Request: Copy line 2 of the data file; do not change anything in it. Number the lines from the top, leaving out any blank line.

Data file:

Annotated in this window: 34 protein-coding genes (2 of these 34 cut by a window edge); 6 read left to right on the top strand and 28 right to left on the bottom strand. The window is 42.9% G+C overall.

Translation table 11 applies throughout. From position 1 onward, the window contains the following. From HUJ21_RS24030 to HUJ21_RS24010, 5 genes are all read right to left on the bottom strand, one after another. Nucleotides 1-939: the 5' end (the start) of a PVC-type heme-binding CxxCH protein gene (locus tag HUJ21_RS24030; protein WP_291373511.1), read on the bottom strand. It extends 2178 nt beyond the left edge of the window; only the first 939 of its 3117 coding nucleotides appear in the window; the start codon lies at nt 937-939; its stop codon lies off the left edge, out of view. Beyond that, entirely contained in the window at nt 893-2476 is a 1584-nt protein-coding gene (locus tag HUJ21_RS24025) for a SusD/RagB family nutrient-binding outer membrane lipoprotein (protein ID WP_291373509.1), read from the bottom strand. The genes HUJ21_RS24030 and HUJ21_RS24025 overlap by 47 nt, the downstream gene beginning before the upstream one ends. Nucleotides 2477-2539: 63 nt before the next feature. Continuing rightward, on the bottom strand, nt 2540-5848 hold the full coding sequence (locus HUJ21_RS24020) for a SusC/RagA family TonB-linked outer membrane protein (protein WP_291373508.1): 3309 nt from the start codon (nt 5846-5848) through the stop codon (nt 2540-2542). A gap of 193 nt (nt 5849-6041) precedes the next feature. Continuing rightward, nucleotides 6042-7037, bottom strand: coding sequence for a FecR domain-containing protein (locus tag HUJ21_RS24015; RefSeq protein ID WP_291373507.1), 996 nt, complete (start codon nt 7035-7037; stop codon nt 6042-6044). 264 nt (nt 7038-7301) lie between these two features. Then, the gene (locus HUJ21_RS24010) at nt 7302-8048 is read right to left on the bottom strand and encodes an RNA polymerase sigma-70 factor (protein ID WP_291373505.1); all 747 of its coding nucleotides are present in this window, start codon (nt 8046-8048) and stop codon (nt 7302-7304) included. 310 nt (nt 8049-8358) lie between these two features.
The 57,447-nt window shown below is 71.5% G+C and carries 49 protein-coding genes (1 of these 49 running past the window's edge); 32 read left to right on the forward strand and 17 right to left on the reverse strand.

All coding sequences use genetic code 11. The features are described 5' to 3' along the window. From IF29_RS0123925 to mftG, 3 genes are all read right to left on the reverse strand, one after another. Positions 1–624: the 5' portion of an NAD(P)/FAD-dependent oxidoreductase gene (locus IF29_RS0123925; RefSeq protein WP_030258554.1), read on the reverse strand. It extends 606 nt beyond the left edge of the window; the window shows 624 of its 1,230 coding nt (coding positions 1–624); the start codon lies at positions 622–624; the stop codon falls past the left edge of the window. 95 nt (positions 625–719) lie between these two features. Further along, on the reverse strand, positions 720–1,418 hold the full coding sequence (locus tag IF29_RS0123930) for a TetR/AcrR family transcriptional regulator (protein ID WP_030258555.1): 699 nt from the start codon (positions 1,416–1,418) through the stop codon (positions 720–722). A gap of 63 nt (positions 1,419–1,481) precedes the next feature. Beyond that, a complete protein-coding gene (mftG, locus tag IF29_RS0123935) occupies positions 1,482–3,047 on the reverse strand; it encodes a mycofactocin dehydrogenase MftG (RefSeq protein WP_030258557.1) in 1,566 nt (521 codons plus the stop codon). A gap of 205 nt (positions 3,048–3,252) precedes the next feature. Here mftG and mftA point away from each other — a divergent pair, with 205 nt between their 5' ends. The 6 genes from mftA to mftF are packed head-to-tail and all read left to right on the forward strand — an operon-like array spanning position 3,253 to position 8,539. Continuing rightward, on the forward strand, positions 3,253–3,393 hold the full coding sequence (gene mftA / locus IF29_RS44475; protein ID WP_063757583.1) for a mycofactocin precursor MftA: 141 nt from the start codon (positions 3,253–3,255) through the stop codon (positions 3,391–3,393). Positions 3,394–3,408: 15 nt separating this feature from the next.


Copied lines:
Translation table 11 applies throughout. From position 1 onward, the window contains the following. From HUJ21_RS24030 to HUJ21_RS24010, 5 genes are all read right to left on the bottom strand, one after another. Nucleotides 1-939: the 5' end (the start) of a PVC-type heme-binding CxxCH protein gene (locus tag HUJ21_RS24030; protein WP_291373511.1), read on the bottom strand. It extends 2178 nt beyond the left edge of the window; only the first 939 of its 3117 coding nucleotides appear in the window; the start codon lies at nt 937-939; its stop codon lies off the left edge, out of view. Beyond that, entirely contained in the window at nt 893-2476 is a 1584-nt protein-coding gene (locus tag HUJ21_RS24025) for a SusD/RagB family nutrient-binding outer membrane lipoprotein (protein ID WP_291373509.1), read from the bottom strand. The genes HUJ21_RS24030 and HUJ21_RS24025 overlap by 47 nt, the downstream gene beginning before the upstream one ends. Nucleotides 2477-2539: 63 nt before the next feature. Continuing rightward, on the bottom strand, nt 2540-5848 hold the full coding sequence (locus HUJ21_RS24020) for a SusC/RagA family TonB-linked outer membrane protein (protein WP_291373508.1): 3309 nt from the start codon (nt 5846-5848) through the stop codon (nt 2540-2542). A gap of 193 nt (nt 5849-6041) precedes the next feature. Continuing rightward, nucleotides 6042-7037, bottom strand: coding sequence for a FecR domain-containing protein (locus tag HUJ21_RS24015; RefSeq protein ID WP_291373507.1), 996 nt, complete (start codon nt 7035-7037; stop codon nt 6042-6044). 264 nt (nt 7038-7301) lie between these two features. Then, the gene (locus HUJ21_RS24010) at nt 7302-8048 is read right to left on the bottom strand and encodes an RNA polymerase sigma-70 factor (protein ID WP_291373505.1); all 747 of its coding nucleotides are present in this window, start codon (nt 8046-8048) and stop codon (nt 7302-7304) included. 310 nt (nt 8049-8358) lie between these two features.